Tag "Mark Galeotti"

How Russia and WikiLeaks Became Allies Against the West

Some claim WikiLeaks is working for the Kremlin. The reality is hardly so simple By Matthew Kupfer, for The Moscow Times The timing couldn’t have been better for Moscow. Russia was being accused by U.S. intelligence of hacking the 2016 presidential election in support of Donald Trump. Documents stolen in the hack, agencies allege, were given to WikiLeaks for public release. Many Trump opponents blamed Russia for his victory. And Washington

Derailing Moscow’s disinformation machine

By Donald N. Jensen, for CEPA For all the impressive research on Russian information operations in recent years—we have excellent studies of Kremlin troll farms, and how Russia disseminates its narratives on mainstream and social media—surprisingly little work has been done on how the bureaucratic machinery of Kremlin information operations actually works. Do its activities proceed from a grand strategy or are they opportunistic? Is there an interagency process for

Fake Terrorism Is a Real Threat to the Kremlin (Op-ed)

The string of bomb hoaxes put Putin’s reputation as a ‘security president’ on the line By Mark Galeotti, for The Moscow Times Could bomb scares, no blood, all bluster, actually be more politically dangerous for the Kremlin than the real thing? As the tally of false warnings of attacks across Russia continues to rise, the credibility of the regime and the president may find themselves on the line, facing this most low-key of threats. It is, after all, very easy

Mark Galeotti: It’s the Russians Wot Done It (Op-ed)

The Kremlin is a convenient villain for our troubled times — and that narrative is playing right into Putin’s hands. By Mark Galeotti, for The Moscow Times Last week the online media company BuzzFeed released “From Russia With Blood,” part of a series alleging that 14 people have been assassinated in Britain — a “ring of death” that British authorities reportedly ignored or covered up. Dramatic stuff. Whether or not

Terror in Russia and the West: A Need for Compassion

Europe’s lights were dark for St. Petersburg’s tragedy. It was neither right, nor smart. By Mark Galeotti, for The Moscow Times Whatever one may think about lighting public buildings in the colors of foreign flags to show solidarity after tragedies, it has nonetheless become a custom, and the absence of Russia’s red, white, and blue following Monday’s terrorist bombing did not go unnoticed. In the process, one more opportunity to

Why Vladimir Putin is cheering Brexit — and why he might soon regret it

There is no doubt that Moscow was hoping for Britain to leave the European Union. Its propaganda channels such as RT eagerly championed the “Leave” case, and following the narrow but clear vote in the UK to leave the EU, Russian newspapers and commentators were jubilant, Mark Galeotti wrote for Vox. It’s not so much Brexit itself that matters to the Kremlin, but rather the hope that this will generate yet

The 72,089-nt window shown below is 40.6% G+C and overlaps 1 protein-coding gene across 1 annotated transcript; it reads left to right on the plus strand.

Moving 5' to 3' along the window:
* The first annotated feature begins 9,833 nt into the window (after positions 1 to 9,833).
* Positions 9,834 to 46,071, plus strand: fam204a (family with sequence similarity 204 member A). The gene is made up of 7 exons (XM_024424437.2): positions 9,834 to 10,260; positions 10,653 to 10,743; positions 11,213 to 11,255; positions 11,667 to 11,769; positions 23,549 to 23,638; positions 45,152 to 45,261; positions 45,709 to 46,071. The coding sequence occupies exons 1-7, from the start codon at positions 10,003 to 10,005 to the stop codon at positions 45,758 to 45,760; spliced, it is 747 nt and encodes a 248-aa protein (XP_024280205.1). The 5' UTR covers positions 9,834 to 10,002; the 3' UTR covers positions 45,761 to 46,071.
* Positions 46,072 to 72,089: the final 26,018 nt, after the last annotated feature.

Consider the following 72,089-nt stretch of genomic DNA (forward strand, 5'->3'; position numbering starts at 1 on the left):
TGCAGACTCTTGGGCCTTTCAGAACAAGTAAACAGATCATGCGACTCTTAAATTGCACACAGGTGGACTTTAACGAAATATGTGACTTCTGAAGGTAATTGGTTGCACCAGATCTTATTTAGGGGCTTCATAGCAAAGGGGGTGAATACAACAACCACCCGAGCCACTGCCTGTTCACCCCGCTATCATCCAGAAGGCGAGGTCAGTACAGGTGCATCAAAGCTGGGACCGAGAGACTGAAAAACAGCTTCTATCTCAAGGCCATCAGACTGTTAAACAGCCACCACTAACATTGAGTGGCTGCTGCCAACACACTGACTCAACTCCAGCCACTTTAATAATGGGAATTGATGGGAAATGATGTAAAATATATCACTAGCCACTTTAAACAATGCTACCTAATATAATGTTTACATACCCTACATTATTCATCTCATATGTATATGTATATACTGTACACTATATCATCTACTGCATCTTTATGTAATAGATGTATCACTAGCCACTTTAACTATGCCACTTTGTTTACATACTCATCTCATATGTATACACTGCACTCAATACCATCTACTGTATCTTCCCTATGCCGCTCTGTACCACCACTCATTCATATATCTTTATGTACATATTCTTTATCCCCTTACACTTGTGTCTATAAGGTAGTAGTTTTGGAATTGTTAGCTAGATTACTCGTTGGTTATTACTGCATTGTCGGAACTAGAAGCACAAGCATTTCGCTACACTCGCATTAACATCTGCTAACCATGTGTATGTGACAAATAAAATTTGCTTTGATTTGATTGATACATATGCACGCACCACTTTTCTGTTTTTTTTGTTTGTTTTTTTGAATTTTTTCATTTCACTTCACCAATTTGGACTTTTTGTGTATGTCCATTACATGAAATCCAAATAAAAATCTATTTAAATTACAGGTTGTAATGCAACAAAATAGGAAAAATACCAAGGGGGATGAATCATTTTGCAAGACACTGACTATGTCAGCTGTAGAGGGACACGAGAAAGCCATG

Putin’s hydra: Inside Russia’s intelligence services

Download: PDF Far from being an all-powerful “spookocracy” that controls the Kremlin, Russia’s intelligence services are internally divided, distracted by bureaucratic turf wars, and often produce poor quality intelligence – ultimately threatening the interests of Vladimir Putin himself, Mark Galeotti wrote for European Council of foreign relations. Drawing on extensive interviews with former and current intelligence officials, “Putin’s hydra: Inside Russia’s intelligence services” explains how the spy agencies really work,

By matching Moscow’s paranoia, the west plays into Putin’s hands

The current state of relations between Russia and the west is not a cold war – or at least not the Cold War 2.0. But it is characterised by a similar profound refusal on both sides not only to listen to the other’s arguments, but even to admit that any such arguments could exist. Russophobia The Russians are rather more crude in their approach, labelling everything they don’t like as

Russia conceals its military casualties as part of propaganda war

In the four weeks since Russia entered the conflict in Syria, Moscow has waged a fierce campaign for the hearts and minds of ordinary Russians. Public support for the Syria intervention was initially limited. But as Russian war correspondents have filed patriotic reports from the urban front lines, and the defense ministry has posted bombing videos on social media, support has increased, according to polls from Levada Center, an independent

Mark Galeotti: The West Is Too Paranoid About Russia’s “Infowar”

Never mind the old missile gap, what about the meme gap? There is something of a panic in the West that it is “losing the information war” with Russia. On one level, this may be true, but before the West turns itself into “infowarriors” it ought to consider the weaknesses and consequences of the Russian campaign, whatever its apparent success at seeding its choice of memes — contagious ideas — into wider circles. The Kremlin is undoubtedly engaged in a multi-front, multi-message, multi-media campaign to undermine the will and unity of the West.

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